Review Summary: Catching the Hardcore community off-guard with a surprise left hook...
Ceremony have fought their way into the foreground of the hardcore community over the past few years with their brash, fed up, aggressive style of 'F-You', in the key of hardcore. It comes as no surprise when faced with this album that you really see Ceremony attempting to retro-fit the genre: Respect the past, and use it for the future.
I would dare say that this album sounds as though it was originally produced and recorded in the mid-80's, out on the west coast during the emergence of hardcore punk itself, and just now has been uncovered and unleashed upon the world. Much like some legendary, lost, B-side tape, never distributed by some band that never even played a show.
How should you feel about this? Well, it depends on what you're looking for. If you want grass-roots, old-school era hardcore punk to skate down the street to, then you have a true winner here. If you are looking for 'Violence,Violence' again, I think you will be disappointed.
Upon first listen, Rohnert Park confounds the faithful listener. It's not as noisy, it's not as brazenly fast, and it sure doesn't sound as angry or urgent, although the lyrics suggest a 'pissed off as ever' mentality. (i.e. Into The Wayside Part I / Sick)
It is so much more groove intensive than what you would expect, and this move might tend to alienate many fans, but I think there will be some understanding placed upon the execution of the album itself that the diehards will come to endear.
Dishing out more of the same just isn't something Ceremony likes to do. This is an effort that seems calculated into an album they want to make. Where they are now as a band is truly displayed in this album, giving respect to past influential bands in its' sound, and holding on to the reigns of the genre, by giving the past sound an updated feel, along with hearing similar elements from the 'Scared People' EP that you can still find strewn about.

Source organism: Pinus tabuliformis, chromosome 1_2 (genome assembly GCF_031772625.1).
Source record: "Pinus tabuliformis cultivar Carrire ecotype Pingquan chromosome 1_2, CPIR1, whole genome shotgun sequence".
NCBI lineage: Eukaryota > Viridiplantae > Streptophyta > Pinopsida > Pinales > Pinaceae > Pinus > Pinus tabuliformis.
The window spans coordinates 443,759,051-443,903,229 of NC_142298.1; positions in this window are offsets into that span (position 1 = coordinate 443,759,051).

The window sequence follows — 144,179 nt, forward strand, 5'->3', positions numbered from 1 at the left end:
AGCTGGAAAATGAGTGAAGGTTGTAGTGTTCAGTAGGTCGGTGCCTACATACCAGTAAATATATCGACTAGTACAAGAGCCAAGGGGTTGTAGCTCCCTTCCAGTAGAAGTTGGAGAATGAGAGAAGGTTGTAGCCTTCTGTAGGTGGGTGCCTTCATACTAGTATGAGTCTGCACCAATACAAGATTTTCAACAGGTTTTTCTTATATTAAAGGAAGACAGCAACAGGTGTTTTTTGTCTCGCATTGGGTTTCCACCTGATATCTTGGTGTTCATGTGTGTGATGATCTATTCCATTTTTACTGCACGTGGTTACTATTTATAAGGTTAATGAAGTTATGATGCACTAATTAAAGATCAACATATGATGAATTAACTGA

There are some key similarities to their previous works that will keep you interested in this album. Ross's bark is as punchy as ever, giving the words spoken a special aura and abrasion that has always kept what he's saying honest. The fretwork stays technical, refined, and as far as the theme of the album is concerned, old school, although it isn't as 'powerviolence-y' in most places. The bass is as audible as ever, giving the old-school vibe prominence. Along with a punch that will give you as much of a reason to remember the bass lines as the guitar parts. The drumming is rudimentary, and is just as true to form as the rest of the instruments willing to convey upon them.They mellow in and out on the slower songs, and stay up to speed on the faster sections to keep it in check. There are some memorable intro areas that you want to go play on your friend's kit for a good kick. All in all, everything just 'fits' together in this album, musically.
Rohnert Park also seems to place an interesting awareness to where the genre has come from, in terms of the recent array of niches popping up in hardcore punk within the last ten years or so, most notably the emphasis on the breakdown, and where we plan to go from now on. And with the hype surrounding Ceremony garnering a widespread audience the chance to listen to what they want to say, the stage that they will be granted is the best attempt to put forth the 'wake up call' that they want to bring along. It almost seems satirical at points, (listen to The Doldrums(Friendly City)) where an almost retrospective venture gives the idea of a song that would meander along right near the beginning of the album, that seems to sound like a closing song.
Love it or hate it, Rohnert Park has thrown a surprise left hook at the Hardcore Punk community, and it will soon be seen whether it knocked everyone out, or missed entirely. You have to really check it out for yourself to see how you feel about it, though. personally, its a hit.
Best Tracks (in my estimation):
-The Doldrums (Friendly City)
-Back in '84